No longer about the famous fathers

Victoria Carter and her young Georgia Ice teammates served notice at Basketball on the Bayou that they are more than a celebrity sideshow. Glenn Nelson/ESPN.com

NEW ORLEANS -- By now you have surely heard of the Georgia Ice, the club team known more for its famous bloodlines -- three players are the daughters of former professional athletes -- than its play.

Until now.

On Sunday in the championship game of the Basketball on the Bayou 2012 division, the Ice showed it is made of more than just good pedigree, jumping to an early 20-12 lead and never trailing during its 42-31 win over Team Memphis. It capitalized a stellar weekend for the Ice, which went undefeated through pool and bracket play but won only one game -- the championship -- by double digits.

Depending on your sport of choice, the Ice's most famous player by association is either Kaela Davis, daughter of Ice coach and former NBA All-Star Antonio Davis, or Taryn Griffey, daughter of former baseball slugger Ken Griffey Jr. But on Sunday it was all about Lexie Brown, the daughter of former NBA player Dee Brown, who scored 14 points, most of them with her textbook jump shot.

"It's a lot of fun to have famous dads but it can get annoying, too," said Brown, a 2013 guard who has already given a verbal commitment to Maryland. "It used to be, 'Let's go see so-and-so's daughters,' but now I think people know us for us."

Team Memphis certainly knows them now, as do the college coaches crowded around their games the past week.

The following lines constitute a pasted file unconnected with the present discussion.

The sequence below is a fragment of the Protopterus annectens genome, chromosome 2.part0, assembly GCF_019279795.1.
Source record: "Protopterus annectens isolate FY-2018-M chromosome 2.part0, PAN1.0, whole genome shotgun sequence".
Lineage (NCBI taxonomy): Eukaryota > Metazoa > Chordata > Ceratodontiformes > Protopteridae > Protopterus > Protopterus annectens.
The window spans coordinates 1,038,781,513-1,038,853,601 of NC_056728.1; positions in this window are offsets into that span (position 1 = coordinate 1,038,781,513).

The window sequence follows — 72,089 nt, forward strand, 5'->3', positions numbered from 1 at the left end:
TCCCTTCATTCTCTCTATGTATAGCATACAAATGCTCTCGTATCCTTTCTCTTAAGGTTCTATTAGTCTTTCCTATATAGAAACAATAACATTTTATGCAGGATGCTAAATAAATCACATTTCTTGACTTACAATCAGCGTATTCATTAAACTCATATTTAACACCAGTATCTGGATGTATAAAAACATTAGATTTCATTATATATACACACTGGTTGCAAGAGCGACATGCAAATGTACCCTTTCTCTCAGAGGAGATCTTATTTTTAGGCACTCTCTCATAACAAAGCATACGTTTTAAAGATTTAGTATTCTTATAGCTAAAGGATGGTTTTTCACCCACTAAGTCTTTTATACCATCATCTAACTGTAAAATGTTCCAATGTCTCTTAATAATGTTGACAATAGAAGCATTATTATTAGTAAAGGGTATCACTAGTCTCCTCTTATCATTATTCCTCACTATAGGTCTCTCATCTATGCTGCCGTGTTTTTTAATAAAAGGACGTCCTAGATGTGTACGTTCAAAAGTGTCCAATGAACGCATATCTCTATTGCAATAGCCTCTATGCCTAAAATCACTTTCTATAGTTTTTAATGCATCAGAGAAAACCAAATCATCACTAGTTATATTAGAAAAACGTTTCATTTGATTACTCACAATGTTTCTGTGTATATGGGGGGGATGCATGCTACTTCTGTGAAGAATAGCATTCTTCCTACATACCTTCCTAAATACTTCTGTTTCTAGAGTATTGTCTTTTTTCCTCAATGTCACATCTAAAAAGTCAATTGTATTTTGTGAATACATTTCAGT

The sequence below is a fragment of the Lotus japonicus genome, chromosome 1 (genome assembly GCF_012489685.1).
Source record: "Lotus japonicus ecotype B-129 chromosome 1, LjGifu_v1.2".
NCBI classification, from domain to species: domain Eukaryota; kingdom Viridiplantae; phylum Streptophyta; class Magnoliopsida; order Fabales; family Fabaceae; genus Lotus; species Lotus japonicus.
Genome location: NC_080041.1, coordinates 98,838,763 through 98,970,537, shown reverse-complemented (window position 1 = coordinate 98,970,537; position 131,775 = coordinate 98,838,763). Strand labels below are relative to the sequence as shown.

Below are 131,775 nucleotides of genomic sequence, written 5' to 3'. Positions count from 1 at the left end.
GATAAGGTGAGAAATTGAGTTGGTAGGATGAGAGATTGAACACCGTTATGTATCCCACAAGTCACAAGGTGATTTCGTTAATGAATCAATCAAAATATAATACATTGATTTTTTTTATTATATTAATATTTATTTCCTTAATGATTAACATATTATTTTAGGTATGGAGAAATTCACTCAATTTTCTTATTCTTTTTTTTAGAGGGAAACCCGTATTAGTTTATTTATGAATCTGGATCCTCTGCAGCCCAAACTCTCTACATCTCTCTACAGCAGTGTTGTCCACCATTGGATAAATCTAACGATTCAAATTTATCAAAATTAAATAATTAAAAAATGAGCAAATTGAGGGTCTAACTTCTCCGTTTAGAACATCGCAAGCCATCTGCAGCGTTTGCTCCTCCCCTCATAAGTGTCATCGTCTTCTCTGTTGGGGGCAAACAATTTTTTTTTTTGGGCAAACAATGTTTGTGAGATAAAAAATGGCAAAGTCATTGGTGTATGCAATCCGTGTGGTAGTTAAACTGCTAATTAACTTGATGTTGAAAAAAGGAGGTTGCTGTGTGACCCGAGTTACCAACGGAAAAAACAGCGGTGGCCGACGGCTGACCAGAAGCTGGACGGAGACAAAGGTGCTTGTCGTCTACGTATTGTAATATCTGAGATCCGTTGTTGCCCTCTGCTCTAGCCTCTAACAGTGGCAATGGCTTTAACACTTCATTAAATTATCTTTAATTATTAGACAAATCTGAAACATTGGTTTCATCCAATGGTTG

What they know is that Brown has deep shooting range and good vision, Davis' crossover is so long and low it resembles Kobe Bryant's, and that Griffey is lightning quick, more than capable of running down dribblers.

"If people come to see us because of who their dads are but stay because they see how the girls can play, that's OK," Antonio Davis said. "These girls are constantly trying to prove themselves."

Originally, the Ice started in Chicago, and stood for Illinois Central Elite. When the Davis family moved to Georgia three years ago, they decided to keep the team going, but opted to play in their own age division; in Illinois, they always played one year up.

Now they are comprised mostly of Georgia and Florida players, though they also have two Illinois prospects  Tami Morice, a 2012 forward and holdover from the original Ice, and Ashley Santos, a 2012 guard, joined them this summer. Now, with the 2010 summer evaluation period almost over, the Ice have started to think ahead.

"I think we've definitely evolved a lot as a team, and we've put in the hours in hot gyms, doing two-a-days," said Kaela Davis, who has committed to the Tennessee Lady Vols. "We definitely have a shot at the next level."

Next week, the Ice will wrap up the summer at the Peach State Summer Jam in Atlanta. While there, Antonio Davis plans to take the team over to Augusta to watch Nike Nationals. They need to make sure they know what the next level is like, he says.

"The next step is to play in older elite divisions," he said. "And if we get our head beat in, we get our head beat in."

But teams at Nike Nationals would do well to pay attention to the sideline next week. If the Georgia Ice did anything this week in New Orleans, it was serving notice that they're no longer just a celebrity sideshow.

And, while talented and accomplished in their own rights, their dads aren't the only ones with some game.

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Lindsay Schnell is a staff writer for HoopGurlz.com. A graduate of Oregon State University, she has been involved in the Oregon girls' basketball community for most her life as a player, high school coach, writer and fan. She also has been regular contributor to The Oregonian and won several awards for her writing. She can be reached at lindsay@hoopgurlz.com.